Google has launched its first version of the Google Wallet app to Sprint, a significant step in the implementation of near field communication (NFC) technology.

With NFC, users can simply pay for goods by waving their phone in front of a contactless payment scanner. In other words, NFC allows for simplified transactions, data exchange, and connections with a touch. A smartphone or tablet with an NFC chip could make a credit card payment or serve as keycard or ID card.

We've been testing it extensively, and today we're releasing the first version of the app to Sprint. That means we're beginning to roll out Google Wallet to all Sprint Nexus S 4G phones through an over-the-air update-just look for the 'Wallet' app, Osama Bedier, Vice President of Payments, wrote in a blog post.

The 'Wallet' app, which would be available in Sprint Nexus S 4G phones, would work with Visa, American Express and Discover in future, with Citi and MasterCard being launch partners.

Google plans to bring the app to more phones and said, Our goal is to make it possible for you to add all of your payment cards to Google Wallet, so you can say goodbye to even the biggest traditional wallets.

Let's see how Google Wallet works:

Google Wallet supports two kinds of cards:

*Citi MasterCard credit cards, and

* The Google Prepaid Card

Look at the above symbols at checkout. Tap your phone to pay with the virtual credit cards stored on your Google Wallet. Once you tapped your credit card, your phone sends payment, and, at some merchants, offers and loyalty information.

If you already have Citi MasterCard, open Google Wallet and enter your account information. After Citi verifies it, your credit card credentials are stored to a secure microchip on your phone. You can then tap your phone to pay. If you have a Citi MasterCard and want to confirm that it works with Google Wallet, check here.

If you do not currently have a Citi MasterCard, you can apply for one here.

Google Prepaid Card

The Google Prepaid Card is a virtual card that you can fund with any of your existing credit cards -- no Citi MasterCard required. After you activate the Google Prepaid Card in Google Wallet, you'll get $10 in your account.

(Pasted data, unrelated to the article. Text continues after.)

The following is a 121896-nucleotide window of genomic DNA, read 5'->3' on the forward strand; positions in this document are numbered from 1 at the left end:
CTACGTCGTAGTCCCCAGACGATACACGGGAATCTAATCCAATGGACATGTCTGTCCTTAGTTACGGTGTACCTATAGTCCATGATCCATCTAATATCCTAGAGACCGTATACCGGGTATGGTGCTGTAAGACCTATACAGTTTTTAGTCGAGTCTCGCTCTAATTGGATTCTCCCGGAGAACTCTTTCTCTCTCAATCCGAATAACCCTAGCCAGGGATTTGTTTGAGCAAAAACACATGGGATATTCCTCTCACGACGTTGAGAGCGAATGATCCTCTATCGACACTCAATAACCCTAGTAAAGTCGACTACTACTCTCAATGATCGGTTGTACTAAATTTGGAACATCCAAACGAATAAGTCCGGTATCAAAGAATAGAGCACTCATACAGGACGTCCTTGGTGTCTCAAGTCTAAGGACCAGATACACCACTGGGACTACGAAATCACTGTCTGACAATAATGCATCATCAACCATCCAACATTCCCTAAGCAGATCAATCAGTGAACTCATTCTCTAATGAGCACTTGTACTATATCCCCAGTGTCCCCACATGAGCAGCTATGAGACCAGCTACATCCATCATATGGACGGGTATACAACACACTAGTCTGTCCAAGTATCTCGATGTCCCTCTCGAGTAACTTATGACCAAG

You can then top up the card with additional funds from any of your plastic cards. You'll pay no fees to top up your Google Prepaid Card at least until the end of 2011. Since the Google Prepaid Card is purely virtual, you won't get an actual card in the mail.

The Google Prepaid Card is powered by MasterCard and Money Network.

Google Wallet can store gift cards for participating merchants. When you tap to pay at a merchant, Google Wallet transmits your gift card information to the terminal.



Google Wallet is designed and engineered to enable safe, secure payments.

In fact, Google Wallet's security features go beyond what's possible with traditional wallets and cards, Google said in a statement.

Google Wallet requires you to set up a Google Wallet PIN that must be entered before making a purchase. This PIN prevents unauthorized access and payments via Google Wallet. Android phones also feature a separate lock screen.

Google Wallet stores your encrypted payment card credentials on a computer chip on your phone called the Secure Element. Think of the Secure Element as a separate computer, capable of running programs and storing data. The Secure Element is separate from your Android phone's memory. The chip is designed to only allow trusted programs on the Secure Element itself to access the payment credentials stored therein.

The secure encryption technology of MasterCard PayPass protects your payment card credentials as they are transferred from the phone to the contactless reader.

What to do if your phone is lost or stolen?

Even though the Google Wallet PIN and Secure Element protect your payment card information, you should still call your issuing banks to cancel your cards.

Watch the below video on Google Wallet: